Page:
Félix Dujardin (5 April 1801 – 8 April 1860) was a French biologist born in Tours. He is remembered for his research of protozoans and other invertebrates.
In 1840 he was appointed professor of geology and mineralogy at the University of Toulouse, and during the following year was a professor of zoology and botany at Rennes. In regard to his educational background, Dujardin was largely self-taught.
Dujardin is largely known for his work with microscopic animal life, and in 1834 proposed that a new group of one-celled organisms be called "Rhizopoda"; meaning "root-foot". The name was later changed to "Protozoa". He refuted naturalist Christian Gottfried Ehrenberg's concept that microscopic organisms are "complete organisms" similar to higher animals. In addition to his studies of microscopic life, he did extensive research of invertebrate groups that included echinoderms, helminths and cnidarians.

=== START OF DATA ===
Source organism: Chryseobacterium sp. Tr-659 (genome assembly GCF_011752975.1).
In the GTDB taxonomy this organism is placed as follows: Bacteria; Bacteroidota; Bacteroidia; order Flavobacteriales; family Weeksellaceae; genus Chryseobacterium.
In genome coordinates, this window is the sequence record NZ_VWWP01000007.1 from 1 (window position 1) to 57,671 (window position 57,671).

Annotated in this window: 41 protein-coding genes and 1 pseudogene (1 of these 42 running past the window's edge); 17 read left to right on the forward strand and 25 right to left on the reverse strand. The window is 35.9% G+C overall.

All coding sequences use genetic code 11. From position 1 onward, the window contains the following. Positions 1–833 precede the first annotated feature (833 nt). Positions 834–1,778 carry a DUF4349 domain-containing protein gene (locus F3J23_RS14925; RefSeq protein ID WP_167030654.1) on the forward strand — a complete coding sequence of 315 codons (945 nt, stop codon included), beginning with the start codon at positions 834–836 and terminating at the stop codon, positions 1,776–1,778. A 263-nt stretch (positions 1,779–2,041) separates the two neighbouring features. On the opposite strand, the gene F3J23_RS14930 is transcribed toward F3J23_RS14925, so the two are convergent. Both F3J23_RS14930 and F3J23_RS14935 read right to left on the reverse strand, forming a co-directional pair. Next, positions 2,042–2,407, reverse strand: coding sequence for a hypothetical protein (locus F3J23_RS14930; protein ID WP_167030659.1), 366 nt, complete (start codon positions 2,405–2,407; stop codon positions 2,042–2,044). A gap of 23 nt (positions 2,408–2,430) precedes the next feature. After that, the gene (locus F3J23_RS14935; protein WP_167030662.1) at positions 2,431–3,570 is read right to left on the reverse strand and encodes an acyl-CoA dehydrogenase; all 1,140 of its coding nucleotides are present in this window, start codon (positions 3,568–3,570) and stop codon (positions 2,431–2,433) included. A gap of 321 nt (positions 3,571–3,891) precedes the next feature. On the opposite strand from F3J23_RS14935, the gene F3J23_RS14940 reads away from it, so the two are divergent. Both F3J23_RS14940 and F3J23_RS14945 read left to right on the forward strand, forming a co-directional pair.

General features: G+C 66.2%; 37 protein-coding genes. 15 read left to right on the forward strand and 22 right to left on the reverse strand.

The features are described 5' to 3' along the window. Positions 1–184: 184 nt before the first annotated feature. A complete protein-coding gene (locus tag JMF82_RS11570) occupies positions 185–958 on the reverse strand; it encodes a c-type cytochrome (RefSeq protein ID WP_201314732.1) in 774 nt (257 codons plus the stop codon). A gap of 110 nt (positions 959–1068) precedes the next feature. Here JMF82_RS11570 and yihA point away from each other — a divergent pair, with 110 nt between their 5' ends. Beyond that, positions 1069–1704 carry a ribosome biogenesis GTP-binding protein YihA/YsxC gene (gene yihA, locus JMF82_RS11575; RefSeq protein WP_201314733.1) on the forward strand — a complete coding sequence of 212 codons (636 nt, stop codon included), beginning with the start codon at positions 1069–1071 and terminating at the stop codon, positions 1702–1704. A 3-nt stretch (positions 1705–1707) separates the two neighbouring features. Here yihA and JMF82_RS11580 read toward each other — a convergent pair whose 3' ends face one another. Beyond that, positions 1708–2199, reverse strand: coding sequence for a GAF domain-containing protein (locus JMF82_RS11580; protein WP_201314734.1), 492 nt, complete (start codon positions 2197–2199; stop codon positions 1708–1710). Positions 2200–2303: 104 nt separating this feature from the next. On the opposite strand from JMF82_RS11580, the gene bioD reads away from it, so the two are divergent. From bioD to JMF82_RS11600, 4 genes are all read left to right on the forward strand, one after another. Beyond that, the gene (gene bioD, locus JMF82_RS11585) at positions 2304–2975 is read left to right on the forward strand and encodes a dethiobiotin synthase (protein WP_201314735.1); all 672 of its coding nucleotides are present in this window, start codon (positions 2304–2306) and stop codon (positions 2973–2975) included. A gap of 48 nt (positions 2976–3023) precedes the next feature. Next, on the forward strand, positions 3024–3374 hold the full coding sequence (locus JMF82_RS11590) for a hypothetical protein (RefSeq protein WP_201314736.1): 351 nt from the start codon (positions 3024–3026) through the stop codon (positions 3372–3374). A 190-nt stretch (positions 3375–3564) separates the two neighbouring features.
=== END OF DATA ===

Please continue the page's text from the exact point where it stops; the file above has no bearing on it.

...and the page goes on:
In Foraminifera, he noticed an apparently formless life substance that he named "sarcode", which was later renamed protoplasm by Hugo von Mohl (1805–1872). In 1850 he was the first to describe the mushroom bodies, key structures in the insects' nervous system.
- Félix Dujardin @ Encyclopædia Britannica Online